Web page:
I worked with all the Year 4 classes, divided into five teams, to write about carnival, rain forests, Rio’s tourist sites, top teams and top players. Our newspaper was published just before the first kick-off and I don’t think anyone will have been too upset by England’s dismal performance as most pupils seemed to support Nigeria, Germany, Ghana, USA, Argentina or Brazil.
The project began with a series of workshops to support The Conservations Volunteers’ project to map and preserve Kent’s old, large or interesting trees at Reculver CE Primary School, Whitstable Junior School and Great Chart Primary school. The idea was to stimulate the children to write poems that explored the myths associated with trees and woodland and raise awareness of their importance. This was combined with an open call for submissions that went out to Kent primary schools and visitors to The Conservation Volunteers’ Singleton Environment Centre. It was then a question of selecting which poems to include in the book.
The poems and illustrations produced by the children showed a high level of craft, imagination and observation, as well as a commitment to preserving our woodlands. No matter what kind of exercises or source material I use with children I find myself constantly surprised by the sophistication and invention of the work they produce.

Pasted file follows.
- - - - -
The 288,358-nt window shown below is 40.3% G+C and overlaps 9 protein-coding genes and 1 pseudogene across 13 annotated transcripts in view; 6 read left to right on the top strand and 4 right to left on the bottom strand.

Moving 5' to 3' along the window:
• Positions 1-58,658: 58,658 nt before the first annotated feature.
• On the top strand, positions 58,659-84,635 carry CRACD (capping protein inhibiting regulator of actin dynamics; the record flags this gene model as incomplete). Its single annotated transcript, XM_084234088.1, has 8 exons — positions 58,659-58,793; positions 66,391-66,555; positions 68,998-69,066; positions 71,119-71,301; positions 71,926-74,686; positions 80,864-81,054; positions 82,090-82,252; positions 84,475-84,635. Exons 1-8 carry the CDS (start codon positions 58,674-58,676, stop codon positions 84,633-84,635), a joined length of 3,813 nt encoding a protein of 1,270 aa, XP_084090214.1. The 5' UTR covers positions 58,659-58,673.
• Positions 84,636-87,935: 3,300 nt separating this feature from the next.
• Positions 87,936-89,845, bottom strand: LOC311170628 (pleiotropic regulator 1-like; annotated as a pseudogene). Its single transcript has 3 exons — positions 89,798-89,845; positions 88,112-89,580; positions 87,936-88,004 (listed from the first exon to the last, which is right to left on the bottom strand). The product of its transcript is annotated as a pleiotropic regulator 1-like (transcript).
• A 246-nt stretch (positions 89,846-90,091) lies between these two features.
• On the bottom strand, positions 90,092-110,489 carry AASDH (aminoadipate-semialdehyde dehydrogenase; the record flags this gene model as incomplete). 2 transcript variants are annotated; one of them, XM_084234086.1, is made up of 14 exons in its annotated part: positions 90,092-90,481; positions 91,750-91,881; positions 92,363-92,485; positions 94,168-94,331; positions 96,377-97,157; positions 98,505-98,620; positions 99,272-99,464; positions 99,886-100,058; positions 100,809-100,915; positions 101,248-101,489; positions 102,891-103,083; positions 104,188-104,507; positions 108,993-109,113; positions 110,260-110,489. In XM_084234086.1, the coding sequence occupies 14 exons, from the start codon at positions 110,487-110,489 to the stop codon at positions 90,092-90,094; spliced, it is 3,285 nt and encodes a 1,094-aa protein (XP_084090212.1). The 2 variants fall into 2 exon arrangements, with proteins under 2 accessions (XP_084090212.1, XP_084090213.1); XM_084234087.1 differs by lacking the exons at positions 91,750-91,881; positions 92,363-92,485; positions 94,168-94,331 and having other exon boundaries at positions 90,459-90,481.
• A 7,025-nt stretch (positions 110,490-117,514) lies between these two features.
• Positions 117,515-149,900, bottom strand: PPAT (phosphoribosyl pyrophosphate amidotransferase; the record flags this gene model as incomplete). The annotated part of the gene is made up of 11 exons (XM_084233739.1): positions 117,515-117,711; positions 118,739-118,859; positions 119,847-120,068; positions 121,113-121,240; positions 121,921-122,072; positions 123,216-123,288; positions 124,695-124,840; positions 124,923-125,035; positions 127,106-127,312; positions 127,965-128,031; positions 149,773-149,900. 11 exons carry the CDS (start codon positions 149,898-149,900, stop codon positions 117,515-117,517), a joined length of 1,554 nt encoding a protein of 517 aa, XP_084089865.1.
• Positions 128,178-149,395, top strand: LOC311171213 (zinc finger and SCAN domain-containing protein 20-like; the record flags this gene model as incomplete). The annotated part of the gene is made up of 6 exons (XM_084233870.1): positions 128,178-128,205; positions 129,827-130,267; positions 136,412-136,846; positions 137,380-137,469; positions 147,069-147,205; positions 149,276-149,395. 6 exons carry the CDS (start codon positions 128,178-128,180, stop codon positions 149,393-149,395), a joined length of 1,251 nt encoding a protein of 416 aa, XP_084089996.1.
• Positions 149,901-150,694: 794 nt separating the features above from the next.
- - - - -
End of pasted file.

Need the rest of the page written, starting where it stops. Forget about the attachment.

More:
You can buy Touch Wood from Amazon.
I have just delivered a wonderful Discovery Day in a school in Sheerness through Kent creative learning organisation Future Creative. The class was Y1 and the theme was pirates, as you might guess from the outfits!
We role-played life aboard a pirate ship, took a trip to some very mysterious islands, staged a treasure hunt, invented mythical creatures we might find on our journey and wrote a pirate song. Plus I told a couple of pirate-themed stories and we made our own pirate boats.
Bring on the rum!